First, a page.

Western Australian family-owned trucking firm Pala Pty Ltd, which trades as Cochranes Cartage Contractors, has been conducting a six-month trial of a thermal camera in one of its trucks, reportedly with promising results.
    Animal strikes are not only damaging to the vehicles they are distressing to drivers, Pala director Barry Cochrane says.
    “As everyone who has driven WA country roads knows, animals are very difficult to spot and often jump out in front of your vehicle leaving you no time to react.”
    “The thermal camera means that our drivers can see animals even when hidden on the side of the road, regardless of whether its day or night for up to 500 metres ahead of the vehicle.
    “This gives our drivers time to begin to take action to either slow down or avoid the animal.”
    The firm, which runs a fleet of 12 trucks, has used one truck to test the concept and Cochrane reports it is a hit with his drivers.
    “They love it, they think it’s great,” he says.
    “It gives them a heads-up a lot earlier.”
    They do a lot of night driving up the coast road, often on low beam, and it also aids identifying animals obscured by the lights of oncoming vehicles.
    National Truck Accident Research Centre (NTARC) director Owen Driscoll welcomes the trial and innovation shown by Cochrane’s company.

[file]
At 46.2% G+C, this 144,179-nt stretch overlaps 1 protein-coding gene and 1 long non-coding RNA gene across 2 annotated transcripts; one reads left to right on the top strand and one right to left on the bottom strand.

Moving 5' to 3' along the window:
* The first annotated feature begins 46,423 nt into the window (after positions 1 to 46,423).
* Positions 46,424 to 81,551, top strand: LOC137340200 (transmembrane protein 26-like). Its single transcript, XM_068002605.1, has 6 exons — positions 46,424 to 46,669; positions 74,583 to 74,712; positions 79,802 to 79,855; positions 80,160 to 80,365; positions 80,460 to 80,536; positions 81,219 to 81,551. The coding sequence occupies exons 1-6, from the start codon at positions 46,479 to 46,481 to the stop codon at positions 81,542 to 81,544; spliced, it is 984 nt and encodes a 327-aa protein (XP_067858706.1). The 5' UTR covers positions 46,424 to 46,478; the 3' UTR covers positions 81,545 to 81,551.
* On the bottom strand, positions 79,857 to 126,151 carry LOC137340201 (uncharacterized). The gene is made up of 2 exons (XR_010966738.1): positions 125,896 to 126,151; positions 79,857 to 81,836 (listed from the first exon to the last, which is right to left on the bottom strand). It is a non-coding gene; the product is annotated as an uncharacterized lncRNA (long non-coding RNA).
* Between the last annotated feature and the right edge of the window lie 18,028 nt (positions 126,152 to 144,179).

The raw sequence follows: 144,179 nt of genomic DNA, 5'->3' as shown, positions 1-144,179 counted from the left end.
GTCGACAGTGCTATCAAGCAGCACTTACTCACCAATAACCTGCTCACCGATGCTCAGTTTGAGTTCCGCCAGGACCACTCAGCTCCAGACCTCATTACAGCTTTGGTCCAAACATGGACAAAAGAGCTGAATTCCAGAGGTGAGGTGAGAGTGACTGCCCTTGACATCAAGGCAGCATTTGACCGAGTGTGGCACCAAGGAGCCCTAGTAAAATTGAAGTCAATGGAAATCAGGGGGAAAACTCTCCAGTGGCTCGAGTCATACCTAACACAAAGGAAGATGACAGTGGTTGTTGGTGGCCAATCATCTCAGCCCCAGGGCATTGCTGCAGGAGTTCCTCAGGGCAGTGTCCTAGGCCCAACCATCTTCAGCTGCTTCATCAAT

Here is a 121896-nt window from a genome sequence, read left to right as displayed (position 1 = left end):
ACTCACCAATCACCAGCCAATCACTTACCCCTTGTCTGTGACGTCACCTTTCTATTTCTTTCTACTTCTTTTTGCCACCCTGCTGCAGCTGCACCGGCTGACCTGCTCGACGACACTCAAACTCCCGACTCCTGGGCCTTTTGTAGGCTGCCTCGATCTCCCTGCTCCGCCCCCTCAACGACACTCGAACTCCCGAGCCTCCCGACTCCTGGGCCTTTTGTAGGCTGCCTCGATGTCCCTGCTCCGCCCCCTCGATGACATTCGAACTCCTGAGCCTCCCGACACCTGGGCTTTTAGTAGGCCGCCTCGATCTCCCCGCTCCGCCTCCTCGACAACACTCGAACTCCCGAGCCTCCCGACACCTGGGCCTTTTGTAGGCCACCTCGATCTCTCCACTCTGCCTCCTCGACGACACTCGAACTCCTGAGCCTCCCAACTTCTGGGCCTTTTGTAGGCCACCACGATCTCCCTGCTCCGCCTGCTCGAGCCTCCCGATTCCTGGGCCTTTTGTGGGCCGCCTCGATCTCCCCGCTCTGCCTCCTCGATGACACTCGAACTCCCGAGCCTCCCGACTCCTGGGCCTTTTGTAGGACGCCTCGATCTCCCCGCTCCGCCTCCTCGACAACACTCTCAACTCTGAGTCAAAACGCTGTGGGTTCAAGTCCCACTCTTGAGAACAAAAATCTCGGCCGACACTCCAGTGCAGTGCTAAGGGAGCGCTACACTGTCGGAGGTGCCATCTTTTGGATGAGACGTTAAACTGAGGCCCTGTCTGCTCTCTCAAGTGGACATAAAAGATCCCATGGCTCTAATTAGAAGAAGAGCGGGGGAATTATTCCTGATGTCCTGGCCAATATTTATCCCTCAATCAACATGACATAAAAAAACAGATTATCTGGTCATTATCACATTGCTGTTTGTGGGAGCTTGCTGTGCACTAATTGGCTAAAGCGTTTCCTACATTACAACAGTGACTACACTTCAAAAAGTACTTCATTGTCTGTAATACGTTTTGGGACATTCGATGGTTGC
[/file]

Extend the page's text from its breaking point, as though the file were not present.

“Losses involving animal strike continue to contribute to a large proportion of insurance claims involving heavy vehicles,” Driscoll says.
    “Animal strike, with over 520 incidents in the past six years, represented 22 per cent of all losses involving heavy vehicles in WA.
    “During this time damage sustained from animal strike accounted for insured losses in excess of $13.3m.
    “This does not include additional downtime and expenses to our customers or the loss of stock where cattle are involved.’”
    NTARC is an initiative of dedicated truck insurance company National Transport Insurance (NTI).
    In a study released last July, it reported that animal strike accounted for one in seven reported single vehicle accident involve hitting animals, mostly cattle and kangaroo.
    NTARC’s biennial Major Truck Crash Incidents report, on those costing more than $50,000, published biennially, is due early this year.
    WA Road Transport Association executive officer Cam Dumesny also backs the initiative.
    “The general public often do not appreciate the level of safety investments and innovation that our industry operators undertake generally at their own initiative and cost,” Dumesny says.
    Avantgarde Distribution, the national distributor of the FLIR MD series equipment used, supplied the unit.
    “Initial trials commenced nearly three years ago and we have a number of fleets utilising the equipment throughout Western Australia,” Avantgarde’s Pete Hellemons tells ATN.
    “Our vision is that every heavy vehicle working regionally in the top half of Australia should be fitted with thermal imaging not only for their safety and reducing their operating costs but the safety of all road users.”